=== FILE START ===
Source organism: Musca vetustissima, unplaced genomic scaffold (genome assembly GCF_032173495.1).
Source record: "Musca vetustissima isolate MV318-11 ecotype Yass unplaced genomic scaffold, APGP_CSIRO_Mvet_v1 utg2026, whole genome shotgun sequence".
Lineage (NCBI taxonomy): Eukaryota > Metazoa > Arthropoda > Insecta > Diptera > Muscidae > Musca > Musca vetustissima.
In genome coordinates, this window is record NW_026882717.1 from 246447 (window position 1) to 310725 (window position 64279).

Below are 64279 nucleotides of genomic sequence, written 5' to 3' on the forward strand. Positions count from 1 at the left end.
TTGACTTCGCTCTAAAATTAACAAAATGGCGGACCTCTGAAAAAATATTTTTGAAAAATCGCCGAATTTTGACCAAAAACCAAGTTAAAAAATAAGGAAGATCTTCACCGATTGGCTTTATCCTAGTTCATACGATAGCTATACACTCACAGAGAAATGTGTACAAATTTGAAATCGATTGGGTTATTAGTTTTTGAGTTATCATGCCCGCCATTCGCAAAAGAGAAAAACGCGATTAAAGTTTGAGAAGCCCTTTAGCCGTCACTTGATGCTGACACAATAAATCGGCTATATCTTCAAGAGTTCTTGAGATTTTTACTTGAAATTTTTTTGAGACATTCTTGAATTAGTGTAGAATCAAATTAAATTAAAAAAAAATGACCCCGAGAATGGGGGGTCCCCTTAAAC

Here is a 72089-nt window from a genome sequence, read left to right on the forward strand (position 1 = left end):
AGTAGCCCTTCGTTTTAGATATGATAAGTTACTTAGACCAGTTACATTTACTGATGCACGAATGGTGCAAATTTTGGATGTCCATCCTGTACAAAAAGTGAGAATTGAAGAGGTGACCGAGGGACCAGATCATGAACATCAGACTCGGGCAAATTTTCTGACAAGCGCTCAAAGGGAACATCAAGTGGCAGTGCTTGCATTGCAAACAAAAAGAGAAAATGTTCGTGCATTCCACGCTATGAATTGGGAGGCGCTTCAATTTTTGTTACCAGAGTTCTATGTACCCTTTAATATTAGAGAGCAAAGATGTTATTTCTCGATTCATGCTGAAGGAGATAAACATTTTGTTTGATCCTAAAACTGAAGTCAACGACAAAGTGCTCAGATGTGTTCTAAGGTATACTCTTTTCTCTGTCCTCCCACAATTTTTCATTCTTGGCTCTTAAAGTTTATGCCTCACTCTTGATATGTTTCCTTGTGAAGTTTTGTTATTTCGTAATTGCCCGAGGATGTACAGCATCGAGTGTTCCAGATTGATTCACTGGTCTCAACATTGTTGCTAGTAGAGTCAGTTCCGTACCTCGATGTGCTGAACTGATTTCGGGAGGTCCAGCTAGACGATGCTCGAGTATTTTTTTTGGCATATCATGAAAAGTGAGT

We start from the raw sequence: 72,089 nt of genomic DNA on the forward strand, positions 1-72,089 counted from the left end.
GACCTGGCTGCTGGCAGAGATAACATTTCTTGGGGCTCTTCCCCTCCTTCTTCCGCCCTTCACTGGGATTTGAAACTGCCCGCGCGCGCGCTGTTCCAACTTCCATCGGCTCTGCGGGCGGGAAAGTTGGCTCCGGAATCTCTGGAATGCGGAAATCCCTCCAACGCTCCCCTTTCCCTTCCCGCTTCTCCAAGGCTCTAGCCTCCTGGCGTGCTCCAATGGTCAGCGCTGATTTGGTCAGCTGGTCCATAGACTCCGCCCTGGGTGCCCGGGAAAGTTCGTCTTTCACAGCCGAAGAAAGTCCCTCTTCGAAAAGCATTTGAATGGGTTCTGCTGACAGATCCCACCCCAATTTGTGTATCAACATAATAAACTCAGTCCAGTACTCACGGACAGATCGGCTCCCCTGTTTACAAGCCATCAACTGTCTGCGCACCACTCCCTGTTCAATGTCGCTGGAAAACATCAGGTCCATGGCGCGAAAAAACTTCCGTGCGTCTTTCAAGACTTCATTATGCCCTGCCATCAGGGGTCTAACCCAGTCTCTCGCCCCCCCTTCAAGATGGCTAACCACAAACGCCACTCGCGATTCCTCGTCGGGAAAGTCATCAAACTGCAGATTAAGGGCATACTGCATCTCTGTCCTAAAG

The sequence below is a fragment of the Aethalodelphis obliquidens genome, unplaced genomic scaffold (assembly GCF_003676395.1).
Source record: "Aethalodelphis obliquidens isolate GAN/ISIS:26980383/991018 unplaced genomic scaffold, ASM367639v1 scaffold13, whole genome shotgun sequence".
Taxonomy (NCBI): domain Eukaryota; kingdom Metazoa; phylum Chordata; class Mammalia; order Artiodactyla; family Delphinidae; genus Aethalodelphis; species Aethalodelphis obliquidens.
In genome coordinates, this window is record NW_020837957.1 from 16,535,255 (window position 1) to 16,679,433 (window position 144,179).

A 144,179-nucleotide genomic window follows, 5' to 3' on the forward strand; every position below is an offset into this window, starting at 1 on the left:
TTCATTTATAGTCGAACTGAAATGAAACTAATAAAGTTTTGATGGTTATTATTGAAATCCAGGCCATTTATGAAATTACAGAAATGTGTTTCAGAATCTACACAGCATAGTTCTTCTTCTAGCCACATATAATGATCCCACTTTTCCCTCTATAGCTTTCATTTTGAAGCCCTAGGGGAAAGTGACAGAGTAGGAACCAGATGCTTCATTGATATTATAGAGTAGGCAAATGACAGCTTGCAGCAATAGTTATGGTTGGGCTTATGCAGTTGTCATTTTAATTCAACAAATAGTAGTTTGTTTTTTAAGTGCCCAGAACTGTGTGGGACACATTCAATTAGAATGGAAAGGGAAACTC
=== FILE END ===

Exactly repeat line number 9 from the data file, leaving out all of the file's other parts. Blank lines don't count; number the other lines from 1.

We start from the raw sequence: 72,089 nt of genomic DNA on the forward strand, positions 1-72,089 counted from the left end.